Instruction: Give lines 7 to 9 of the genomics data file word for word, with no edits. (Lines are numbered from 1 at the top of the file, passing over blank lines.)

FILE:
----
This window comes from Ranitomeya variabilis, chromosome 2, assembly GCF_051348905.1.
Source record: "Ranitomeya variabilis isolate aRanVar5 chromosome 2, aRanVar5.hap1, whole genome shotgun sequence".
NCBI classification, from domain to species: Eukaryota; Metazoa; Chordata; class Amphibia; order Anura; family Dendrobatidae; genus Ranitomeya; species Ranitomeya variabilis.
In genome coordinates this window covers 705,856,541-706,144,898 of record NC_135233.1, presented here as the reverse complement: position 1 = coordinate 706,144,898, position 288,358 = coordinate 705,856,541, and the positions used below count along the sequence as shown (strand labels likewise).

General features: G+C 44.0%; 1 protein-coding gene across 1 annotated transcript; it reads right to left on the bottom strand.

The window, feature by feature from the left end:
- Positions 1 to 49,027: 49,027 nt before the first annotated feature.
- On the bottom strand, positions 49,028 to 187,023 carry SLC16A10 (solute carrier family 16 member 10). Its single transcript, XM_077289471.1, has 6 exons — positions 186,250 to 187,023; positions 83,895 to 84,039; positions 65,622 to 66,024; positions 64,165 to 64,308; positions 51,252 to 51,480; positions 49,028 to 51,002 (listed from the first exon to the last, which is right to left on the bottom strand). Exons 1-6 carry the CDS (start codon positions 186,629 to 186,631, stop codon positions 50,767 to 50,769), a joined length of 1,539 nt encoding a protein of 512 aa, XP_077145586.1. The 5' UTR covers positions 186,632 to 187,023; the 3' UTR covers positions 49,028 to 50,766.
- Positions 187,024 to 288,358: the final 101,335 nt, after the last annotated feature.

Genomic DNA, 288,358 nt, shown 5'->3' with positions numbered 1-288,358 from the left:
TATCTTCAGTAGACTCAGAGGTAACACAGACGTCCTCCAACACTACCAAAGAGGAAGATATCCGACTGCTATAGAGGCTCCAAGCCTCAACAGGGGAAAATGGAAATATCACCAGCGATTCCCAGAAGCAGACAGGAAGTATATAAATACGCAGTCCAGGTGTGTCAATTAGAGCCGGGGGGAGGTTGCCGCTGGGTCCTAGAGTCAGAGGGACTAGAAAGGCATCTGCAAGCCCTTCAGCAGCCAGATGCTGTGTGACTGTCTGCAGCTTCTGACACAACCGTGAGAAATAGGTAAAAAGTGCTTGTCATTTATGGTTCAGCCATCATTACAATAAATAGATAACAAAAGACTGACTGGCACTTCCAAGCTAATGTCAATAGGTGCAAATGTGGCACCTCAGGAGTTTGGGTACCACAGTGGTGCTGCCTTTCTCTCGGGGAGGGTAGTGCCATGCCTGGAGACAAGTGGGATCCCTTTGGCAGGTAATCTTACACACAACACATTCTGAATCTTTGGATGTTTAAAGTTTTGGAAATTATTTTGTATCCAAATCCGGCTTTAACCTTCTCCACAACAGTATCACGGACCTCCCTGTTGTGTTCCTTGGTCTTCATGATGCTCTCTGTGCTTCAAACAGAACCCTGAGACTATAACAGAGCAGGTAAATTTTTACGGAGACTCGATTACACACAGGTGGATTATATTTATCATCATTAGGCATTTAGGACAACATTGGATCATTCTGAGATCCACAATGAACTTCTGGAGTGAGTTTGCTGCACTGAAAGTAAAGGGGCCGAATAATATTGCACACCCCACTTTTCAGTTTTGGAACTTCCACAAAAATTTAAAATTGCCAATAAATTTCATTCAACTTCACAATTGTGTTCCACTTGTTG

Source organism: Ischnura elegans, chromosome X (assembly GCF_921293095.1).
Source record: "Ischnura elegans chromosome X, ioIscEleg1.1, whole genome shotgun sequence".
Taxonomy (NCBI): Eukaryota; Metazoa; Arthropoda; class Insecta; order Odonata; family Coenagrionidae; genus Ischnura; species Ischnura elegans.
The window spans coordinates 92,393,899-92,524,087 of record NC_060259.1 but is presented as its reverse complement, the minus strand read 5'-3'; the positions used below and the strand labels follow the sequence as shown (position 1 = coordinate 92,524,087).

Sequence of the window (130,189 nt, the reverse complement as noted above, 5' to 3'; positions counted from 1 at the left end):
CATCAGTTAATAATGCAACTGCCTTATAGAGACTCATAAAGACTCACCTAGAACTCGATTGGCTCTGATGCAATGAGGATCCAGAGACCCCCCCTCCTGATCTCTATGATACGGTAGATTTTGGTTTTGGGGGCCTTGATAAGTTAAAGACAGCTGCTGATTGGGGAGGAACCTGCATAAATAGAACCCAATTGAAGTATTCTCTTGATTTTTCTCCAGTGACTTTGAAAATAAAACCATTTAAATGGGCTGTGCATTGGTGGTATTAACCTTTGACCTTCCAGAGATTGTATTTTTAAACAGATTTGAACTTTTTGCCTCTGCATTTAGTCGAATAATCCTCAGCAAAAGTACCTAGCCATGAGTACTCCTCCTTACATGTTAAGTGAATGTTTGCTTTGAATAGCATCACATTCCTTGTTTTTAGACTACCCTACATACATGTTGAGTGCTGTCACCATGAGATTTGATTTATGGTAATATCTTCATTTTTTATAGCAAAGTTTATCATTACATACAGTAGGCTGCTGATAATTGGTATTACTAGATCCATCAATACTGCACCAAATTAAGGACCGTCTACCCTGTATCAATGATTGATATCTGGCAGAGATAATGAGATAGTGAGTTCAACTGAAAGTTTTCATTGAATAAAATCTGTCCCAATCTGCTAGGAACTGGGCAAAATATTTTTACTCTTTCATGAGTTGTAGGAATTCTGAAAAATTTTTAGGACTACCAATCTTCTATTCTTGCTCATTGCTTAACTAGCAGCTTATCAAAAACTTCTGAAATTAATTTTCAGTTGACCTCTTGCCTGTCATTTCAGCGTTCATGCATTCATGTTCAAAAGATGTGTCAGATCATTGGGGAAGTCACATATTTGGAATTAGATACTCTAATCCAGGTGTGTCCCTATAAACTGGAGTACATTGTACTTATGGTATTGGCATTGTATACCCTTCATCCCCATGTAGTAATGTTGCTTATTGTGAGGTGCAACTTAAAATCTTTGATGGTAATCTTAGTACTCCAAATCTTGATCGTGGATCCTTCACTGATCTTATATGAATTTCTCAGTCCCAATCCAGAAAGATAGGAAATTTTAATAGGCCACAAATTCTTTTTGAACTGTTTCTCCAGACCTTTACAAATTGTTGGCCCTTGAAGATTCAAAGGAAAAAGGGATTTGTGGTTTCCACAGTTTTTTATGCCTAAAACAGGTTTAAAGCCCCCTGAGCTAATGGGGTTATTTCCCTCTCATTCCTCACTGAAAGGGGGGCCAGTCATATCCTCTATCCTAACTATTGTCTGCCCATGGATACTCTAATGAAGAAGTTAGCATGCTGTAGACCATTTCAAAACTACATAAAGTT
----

- Positions 1 to 49,027: 49,027 nt before the first annotated feature.
- On the bottom strand, positions 49,028 to 187,023 carry SLC16A10 (solute carrier family 16 member 10). Its single transcript, XM_077289471.1, has 6 exons — positions 186,250 to 187,023; positions 83,895 to 84,039; positions 65,622 to 66,024; positions 64,165 to 64,308; positions 51,252 to 51,480; positions 49,028 to 51,002 (listed from the first exon to the last, which is right to left on the bottom strand). Exons 1-6 carry the CDS (start codon positions 186,629 to 186,631, stop codon positions 50,767 to 50,769), a joined length of 1,539 nt encoding a protein of 512 aa, XP_077145586.1. The 5' UTR covers positions 186,632 to 187,023; the 3' UTR covers positions 49,028 to 50,766.
- Positions 187,024 to 288,358: the final 101,335 nt, after the last annotated feature.